A problematic couple that you ship (doesn’t have to be canon):
Rose and Dimitri in Vampire Academy by Richelle Mead. The chemistry between the two is the only reason why I read the book, I liked it in the movie. The couple is problematic because Dimitri is years older than Rose (summin like that) and is her teacher too, but I liked them together.
It’s the same with Malta and Reyn from Robin Hobb’s Liveship Traders series. I totally ship them, but Reyn is too old for Malta (he’s described as a grown-ass man and she a mere girl, though that depends on whose perspective we’re reading from), which makes that dream thing they shared when courting highly inappropriate.
A couple everyone ships that you find problematic (doesn’t have to be canon):
Jane and Mr. Rochester in Charlotte Bronte’s Jane Eyre. I think most people probably ship them because that’s what Jane wants in the story, but I don’t think they are suited for each other, even at the end. I think instead of entering a relationship in which Mr. Rochester would be demanding and controlling, Jane entered in a relationship with him where she’s the one with the power and control so much so that Mr. Rochester must experience the world through Jane.
I don’t like this. I think it’s just as bad as Jane being a relationship where Rochester controls everything. I’d prefer they were equals. Though, considering the time in which the book is set, I guess that is possible and the situation the novel ends with is the “best” Bronte could think of.
A problematic trope that you love:
Teacher-student relationship. I don’t know why it appeals to me, but I like it. I’m highlighting Unteachable by Leah Raeder here because I’ve already mentioned Vampire Academy and those are the only two novels I’ve seen that in. Though I like the trope, I’d feel more comfortable if it appeared in books for older readers. Unteachable is new adult, I believe, so that’s okay; but Vampire Academy is YA. However, Unteachable takes place in a high-school setting and though both individuals in the “taboo” relationship are technically adults, I’d feel less uncomfortable if the story was set at a college. Still, I really like the story and the writing.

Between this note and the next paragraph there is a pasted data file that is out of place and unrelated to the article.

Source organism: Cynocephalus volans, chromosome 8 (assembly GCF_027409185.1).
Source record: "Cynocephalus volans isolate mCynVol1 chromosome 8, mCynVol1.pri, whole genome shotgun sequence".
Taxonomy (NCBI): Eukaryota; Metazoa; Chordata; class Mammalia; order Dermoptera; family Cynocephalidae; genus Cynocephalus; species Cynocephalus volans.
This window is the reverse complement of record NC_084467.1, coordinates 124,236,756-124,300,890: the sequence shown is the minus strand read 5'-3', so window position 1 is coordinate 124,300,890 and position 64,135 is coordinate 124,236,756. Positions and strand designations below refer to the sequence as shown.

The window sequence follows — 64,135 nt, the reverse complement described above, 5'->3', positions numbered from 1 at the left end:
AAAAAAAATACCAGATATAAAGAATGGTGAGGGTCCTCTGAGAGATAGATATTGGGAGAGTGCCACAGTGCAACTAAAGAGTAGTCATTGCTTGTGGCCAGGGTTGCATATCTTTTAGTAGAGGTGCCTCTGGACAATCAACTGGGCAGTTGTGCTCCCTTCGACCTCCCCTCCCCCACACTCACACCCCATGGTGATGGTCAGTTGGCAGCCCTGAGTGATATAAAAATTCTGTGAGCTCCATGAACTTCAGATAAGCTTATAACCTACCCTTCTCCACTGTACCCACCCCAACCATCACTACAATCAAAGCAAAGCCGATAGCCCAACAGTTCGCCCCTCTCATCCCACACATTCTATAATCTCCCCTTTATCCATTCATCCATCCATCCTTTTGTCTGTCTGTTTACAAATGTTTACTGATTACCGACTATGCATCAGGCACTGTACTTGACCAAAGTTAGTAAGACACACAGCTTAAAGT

A book/TV show/movie that is problematic but you love anyway:
The Song of the Lioness series by Tamora Pierce, written in the 1980s, is one of my all-time favorite YA fantasy series, but it does suffer from white-savior complex and presents marginalized groups in the story as inferior to Whites. Still, I like it and often reread it and I still love the protagonist, Alanna, and her friends, especially George.
A book/TV show/movie that you hate because it’s problematic:
She by H. Rider Haggard because it’s demeaning to women, though the most powerful being in the book is a woman, and presents African races as inferior to white European races. I hate the story, interesting as it is, but I gave it 2 stars because it’s well-written.
Lastly, your problematic fave:
Always, the Hound, Sandor Clegane. He’s one of my favorite characters in the Song of Ice & Fire series. He’s hard and ruthless, but I get the impression that he has very strong morals and is often misunderstood….maybe not, but the strong morals part stands, maybe. (Wishful thinking?)
…and everyone who wants to do this…